World-Renown Bicycle Classic Celebrates 50 Years

Hi, I’m Beth Drum. And I am a proud employee owner at Alpine Bank. Giving back to the community is one of Alpine Banks core values, as it is with the many nonprofits that serve our community. We invite you to meet some of these change makers as part of our series, “Community Matters.”

When Tom Mayer told his brother, Jim, that he planned to ride his bike to Silverton, Jim, a brakeman on the Denver and Rio Grande Western, bet him a candy bar that he couldn’t beat the train. Tom won the bet when he beat the train by 10 minutes. That candy bar was the inspiration behind the world renowned Iron Horse Bicycle Classic, a race that Mayer started the next year with only 36 rider and a finish line on Coal Bank Pass.

I went to the highway patrol and told ’em what I wanted to do. And they said, “No, absolutely not, no way. This is not going to happen. We’re not having those bikes on the highway, especially on the holiday weekend.” So I went to Ed Zink and told him what I was thinking. He didn’t tell me until a couple years ago, but he thought I was crazy. But their chamber of commerce had come to him, and asked him if they couldn’t do something to kick off their tourist season. So that’s a good business man, put two and two together. And together we put on that first race.

The Iron Horse celebrates its 50th anniversary this Memorial Day weekend. And over the years, it has changed the culture of Durango. In the ’70s, the city of Durango prohibited bicycle riding downtown. And the only place you could find a bike rack was in a schoolyard.

It wasn’t a big thing back in the ’70s. Cycling wasn’t, you know, as Ed would tell you, “They invited anyone that would show up to the start line those first few years to make it look like someone was there.” And over time it started to gain traction, became kind of an Olympic qualifier event. Net Overend comes to town, kind of some perfect storm things come together. A lot of Nordic ski athletes, such as Mike Elliott, Ronny Yeager, were here and were competing in both cycling and skiing, Dolph Kuss. So there’s a lot of things that kind of came together to build some momentum during the 70s, which by the ’80s, mountain biking comes along between the Iron Horse road race, and then this new invention of a mountain bike, it really took hold. And we had such great terrain for the mountain biking piece, and the road biking piece, that I think that intersection of those things really took it in a different level into the ’80s. And now look at, we have kids competing all over the world that are from Durango at the highest levels. We have little kids in Devo, we have older folks riding it as a personal challenge. It’s amazing how far it’s come. Not overnight, 50 years is definitely not overnight, but it has become part of the fabric of the community.

Sippy said the 50th anniversary will celebrate the past and look to the future. The Center of Southwest Studies will unveil an exhibit, “50 Years of Cycling in Southwest Colorado” on Memorial Day weekend. And the Iron Horse will revive a number of mountain bike events at Chapman hill. With COVID changing the face of downtown, the criterium has been eliminated, but a new event, “A Citizen’s Bike Parade” from the train station to Chapman Hill will be on Sunday. The Iron Horse also will add a race from Ouray to Silverton that will run simultaneously with the race from Durango.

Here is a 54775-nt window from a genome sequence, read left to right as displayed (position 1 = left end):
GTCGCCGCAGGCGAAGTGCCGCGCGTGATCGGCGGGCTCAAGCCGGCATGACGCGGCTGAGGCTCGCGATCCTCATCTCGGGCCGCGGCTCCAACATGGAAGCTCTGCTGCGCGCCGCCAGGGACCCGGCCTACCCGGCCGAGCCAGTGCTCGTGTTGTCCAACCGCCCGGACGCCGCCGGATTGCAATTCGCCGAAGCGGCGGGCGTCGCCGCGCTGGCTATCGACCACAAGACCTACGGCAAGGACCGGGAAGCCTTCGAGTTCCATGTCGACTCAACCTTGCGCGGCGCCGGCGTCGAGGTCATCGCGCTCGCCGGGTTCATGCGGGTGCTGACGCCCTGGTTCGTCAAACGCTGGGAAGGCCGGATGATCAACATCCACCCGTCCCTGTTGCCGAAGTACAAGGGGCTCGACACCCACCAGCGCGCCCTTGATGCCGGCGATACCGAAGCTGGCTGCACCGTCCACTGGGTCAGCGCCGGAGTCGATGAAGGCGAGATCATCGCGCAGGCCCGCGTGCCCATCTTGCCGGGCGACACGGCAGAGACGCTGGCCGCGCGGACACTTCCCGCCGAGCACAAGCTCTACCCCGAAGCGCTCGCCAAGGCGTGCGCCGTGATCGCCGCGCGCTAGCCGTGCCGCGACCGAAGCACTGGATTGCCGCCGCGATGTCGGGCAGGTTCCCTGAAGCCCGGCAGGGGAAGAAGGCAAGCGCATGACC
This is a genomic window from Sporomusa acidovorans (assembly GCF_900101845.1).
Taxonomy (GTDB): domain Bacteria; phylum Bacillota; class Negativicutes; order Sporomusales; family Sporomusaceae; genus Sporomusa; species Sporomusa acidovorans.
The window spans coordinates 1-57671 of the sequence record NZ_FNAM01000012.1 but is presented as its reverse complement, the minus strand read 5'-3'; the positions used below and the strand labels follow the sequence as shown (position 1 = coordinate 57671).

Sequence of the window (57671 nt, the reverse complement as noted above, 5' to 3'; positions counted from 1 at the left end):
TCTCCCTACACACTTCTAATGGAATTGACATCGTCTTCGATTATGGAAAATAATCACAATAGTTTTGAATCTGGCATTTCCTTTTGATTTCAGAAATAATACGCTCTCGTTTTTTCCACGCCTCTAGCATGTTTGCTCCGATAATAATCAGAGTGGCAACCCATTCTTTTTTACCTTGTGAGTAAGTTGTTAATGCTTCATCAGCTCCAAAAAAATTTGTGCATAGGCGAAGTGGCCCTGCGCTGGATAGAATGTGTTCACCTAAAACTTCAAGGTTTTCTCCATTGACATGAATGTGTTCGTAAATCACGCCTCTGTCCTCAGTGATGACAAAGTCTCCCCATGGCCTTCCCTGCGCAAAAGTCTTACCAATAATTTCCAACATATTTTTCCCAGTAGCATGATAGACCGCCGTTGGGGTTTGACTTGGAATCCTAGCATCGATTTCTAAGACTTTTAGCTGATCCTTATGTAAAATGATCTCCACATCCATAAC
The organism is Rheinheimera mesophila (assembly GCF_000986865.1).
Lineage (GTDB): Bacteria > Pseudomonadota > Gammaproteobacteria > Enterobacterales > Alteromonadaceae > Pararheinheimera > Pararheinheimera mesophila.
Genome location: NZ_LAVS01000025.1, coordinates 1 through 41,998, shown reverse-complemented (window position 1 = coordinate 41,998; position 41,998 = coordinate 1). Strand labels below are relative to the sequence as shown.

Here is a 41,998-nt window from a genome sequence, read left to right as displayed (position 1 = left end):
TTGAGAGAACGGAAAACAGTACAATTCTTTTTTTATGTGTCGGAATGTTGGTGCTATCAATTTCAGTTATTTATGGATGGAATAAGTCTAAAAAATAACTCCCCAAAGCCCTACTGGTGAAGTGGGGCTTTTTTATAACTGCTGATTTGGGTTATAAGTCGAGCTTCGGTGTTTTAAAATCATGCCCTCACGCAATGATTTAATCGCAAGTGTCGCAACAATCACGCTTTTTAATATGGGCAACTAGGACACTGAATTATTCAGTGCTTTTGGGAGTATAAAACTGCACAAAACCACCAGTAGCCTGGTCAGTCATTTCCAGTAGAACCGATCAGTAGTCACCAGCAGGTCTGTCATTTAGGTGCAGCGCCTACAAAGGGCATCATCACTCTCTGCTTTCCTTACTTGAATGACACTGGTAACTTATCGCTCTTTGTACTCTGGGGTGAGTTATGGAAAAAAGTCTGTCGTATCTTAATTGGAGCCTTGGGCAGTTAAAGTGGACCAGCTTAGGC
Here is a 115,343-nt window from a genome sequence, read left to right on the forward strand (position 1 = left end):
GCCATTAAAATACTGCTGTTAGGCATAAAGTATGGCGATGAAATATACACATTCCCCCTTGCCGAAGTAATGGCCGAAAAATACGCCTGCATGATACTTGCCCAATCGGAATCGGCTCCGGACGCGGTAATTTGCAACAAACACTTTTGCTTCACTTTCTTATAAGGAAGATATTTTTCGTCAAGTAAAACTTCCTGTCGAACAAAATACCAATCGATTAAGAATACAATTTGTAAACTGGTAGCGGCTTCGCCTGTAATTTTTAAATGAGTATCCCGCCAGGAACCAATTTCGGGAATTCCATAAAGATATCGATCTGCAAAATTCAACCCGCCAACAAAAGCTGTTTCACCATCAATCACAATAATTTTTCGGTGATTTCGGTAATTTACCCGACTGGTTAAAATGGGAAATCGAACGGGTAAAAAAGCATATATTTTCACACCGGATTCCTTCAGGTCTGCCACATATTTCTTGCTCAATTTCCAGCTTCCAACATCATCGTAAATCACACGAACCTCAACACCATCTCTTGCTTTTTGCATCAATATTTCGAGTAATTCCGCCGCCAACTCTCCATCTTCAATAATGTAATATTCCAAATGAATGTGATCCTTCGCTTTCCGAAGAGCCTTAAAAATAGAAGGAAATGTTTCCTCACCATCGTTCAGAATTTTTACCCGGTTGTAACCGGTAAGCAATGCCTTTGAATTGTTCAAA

Since we’re closing the road anyways, Ouray gets impacted by that road closure, right? And they have been a strong supporter of the event by allowing us to close that road. So we wanted to involve them. And who wouldn’t want to ride Red Mountain Pass without cars?

Through the years, the Iron Horse Bicycle Classic has attracted more than 85,000 bike riders of all ages to Southwest Colorado, and infuse the economy with more than $30 million. The Mayer brothers will be in Durango to commemorate the 50th anniversary, but sadly co-founder and chief cheerleader, Ed Zink will not.

And we celebrated the 40th anniversary right here back in whatever year that was. And when we wrapped that up, the next day I was unloading, you’ll be familiar with this, I was unloading stuff back into the Zink barn to put the event away for the year. And Ed said to me, “We need to start planning the 50th.” And I was like, “Ed, I need a few days before I can start focusing on the 50th.” I’m sorry there’s some people in our organization that won’t be here to celebrate it with us, they were critical to making it happen, including Ed. But I think we’re doing him justice on what he was hoping for.

You can see a complete schedule of events for riders and spectators at ironhorsebicycleclassic.com. Thanks for watching this edition of “Community Matters,” brought to you by Alpine Bank and the local network. I’m Wendy Graham Settle.

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